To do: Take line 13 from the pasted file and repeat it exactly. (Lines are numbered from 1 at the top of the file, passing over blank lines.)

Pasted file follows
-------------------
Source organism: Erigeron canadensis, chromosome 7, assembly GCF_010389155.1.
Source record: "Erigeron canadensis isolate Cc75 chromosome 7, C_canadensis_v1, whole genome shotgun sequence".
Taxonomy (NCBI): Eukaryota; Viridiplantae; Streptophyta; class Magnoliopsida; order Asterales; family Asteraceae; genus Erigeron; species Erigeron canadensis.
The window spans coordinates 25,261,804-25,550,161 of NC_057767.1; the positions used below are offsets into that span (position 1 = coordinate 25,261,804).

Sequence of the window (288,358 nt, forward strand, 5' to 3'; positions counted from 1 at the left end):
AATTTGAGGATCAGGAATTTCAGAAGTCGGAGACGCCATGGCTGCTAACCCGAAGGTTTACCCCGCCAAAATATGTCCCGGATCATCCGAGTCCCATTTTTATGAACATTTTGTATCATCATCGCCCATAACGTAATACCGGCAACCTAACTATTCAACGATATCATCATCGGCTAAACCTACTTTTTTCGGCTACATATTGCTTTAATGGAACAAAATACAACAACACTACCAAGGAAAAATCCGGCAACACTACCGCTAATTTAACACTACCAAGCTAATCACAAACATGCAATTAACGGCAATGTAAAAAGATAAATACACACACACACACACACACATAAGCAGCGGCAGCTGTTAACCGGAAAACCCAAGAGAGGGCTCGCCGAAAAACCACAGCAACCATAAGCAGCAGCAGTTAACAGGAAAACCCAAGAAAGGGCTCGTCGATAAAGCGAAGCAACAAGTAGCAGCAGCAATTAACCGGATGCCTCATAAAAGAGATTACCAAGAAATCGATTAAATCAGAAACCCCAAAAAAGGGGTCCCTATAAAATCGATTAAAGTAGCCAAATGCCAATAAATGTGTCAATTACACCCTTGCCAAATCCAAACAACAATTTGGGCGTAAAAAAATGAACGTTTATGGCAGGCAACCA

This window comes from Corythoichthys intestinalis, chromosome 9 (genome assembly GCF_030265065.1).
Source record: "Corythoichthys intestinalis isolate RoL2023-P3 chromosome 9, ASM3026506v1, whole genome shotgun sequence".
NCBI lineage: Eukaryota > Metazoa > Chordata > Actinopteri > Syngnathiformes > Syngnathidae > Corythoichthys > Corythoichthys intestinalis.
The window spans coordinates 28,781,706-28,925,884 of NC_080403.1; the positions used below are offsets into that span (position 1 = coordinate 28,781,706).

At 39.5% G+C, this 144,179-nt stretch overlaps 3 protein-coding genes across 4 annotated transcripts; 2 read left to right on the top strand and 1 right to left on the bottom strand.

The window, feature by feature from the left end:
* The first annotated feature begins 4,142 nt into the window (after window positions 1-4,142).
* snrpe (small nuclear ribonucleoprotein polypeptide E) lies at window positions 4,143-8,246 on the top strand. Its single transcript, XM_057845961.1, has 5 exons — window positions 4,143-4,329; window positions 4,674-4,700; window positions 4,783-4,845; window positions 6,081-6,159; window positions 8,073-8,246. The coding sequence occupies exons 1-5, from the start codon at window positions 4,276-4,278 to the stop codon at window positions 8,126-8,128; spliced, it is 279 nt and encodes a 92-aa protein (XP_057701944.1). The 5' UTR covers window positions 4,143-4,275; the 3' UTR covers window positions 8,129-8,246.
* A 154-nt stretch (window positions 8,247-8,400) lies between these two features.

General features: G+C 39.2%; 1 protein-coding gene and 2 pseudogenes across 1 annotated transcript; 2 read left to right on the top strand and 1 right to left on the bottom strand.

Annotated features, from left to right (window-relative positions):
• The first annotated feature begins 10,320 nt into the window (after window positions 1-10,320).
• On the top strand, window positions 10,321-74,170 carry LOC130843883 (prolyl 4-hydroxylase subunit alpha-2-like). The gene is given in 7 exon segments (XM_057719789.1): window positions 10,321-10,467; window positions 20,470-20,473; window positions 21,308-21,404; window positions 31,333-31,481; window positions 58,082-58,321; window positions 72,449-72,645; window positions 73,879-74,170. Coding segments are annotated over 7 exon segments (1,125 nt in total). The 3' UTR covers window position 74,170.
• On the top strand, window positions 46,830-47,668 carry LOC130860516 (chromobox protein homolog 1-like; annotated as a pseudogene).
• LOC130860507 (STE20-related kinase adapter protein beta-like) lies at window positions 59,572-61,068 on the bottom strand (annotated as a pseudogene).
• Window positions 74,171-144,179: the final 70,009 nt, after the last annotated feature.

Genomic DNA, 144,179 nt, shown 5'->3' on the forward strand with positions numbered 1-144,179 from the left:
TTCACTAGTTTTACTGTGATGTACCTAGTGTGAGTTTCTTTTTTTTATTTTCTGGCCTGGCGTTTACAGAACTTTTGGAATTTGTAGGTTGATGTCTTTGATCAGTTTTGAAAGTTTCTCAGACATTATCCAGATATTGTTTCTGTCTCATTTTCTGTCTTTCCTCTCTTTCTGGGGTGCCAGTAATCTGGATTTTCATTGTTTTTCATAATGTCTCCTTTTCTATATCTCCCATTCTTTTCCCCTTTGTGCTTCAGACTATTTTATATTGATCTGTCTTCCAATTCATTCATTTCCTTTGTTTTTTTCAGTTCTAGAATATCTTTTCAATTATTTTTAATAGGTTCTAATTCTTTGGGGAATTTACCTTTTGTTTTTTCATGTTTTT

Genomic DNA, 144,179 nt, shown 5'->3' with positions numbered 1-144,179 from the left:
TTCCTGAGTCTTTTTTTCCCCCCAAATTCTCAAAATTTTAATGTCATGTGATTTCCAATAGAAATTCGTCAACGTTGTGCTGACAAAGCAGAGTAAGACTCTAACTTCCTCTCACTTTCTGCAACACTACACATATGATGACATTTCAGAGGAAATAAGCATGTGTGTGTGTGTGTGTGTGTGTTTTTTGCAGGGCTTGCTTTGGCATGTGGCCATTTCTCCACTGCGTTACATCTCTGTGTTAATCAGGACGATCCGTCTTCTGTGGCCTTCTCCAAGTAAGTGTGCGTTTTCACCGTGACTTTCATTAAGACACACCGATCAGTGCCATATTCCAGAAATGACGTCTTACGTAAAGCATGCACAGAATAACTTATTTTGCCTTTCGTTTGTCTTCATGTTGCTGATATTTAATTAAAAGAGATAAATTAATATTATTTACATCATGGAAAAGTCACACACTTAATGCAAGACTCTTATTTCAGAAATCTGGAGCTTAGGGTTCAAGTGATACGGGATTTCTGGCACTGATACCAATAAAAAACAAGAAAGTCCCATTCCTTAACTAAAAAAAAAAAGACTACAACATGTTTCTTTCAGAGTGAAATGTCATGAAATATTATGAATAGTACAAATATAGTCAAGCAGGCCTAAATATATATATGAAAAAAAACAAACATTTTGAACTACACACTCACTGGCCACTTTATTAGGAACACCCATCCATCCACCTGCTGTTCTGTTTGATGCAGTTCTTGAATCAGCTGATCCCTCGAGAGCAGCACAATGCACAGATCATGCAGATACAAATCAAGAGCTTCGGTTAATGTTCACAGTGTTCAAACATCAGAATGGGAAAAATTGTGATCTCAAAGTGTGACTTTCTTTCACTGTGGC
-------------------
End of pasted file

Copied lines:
* The first annotated feature begins 4,142 nt into the window (after window positions 1-4,142).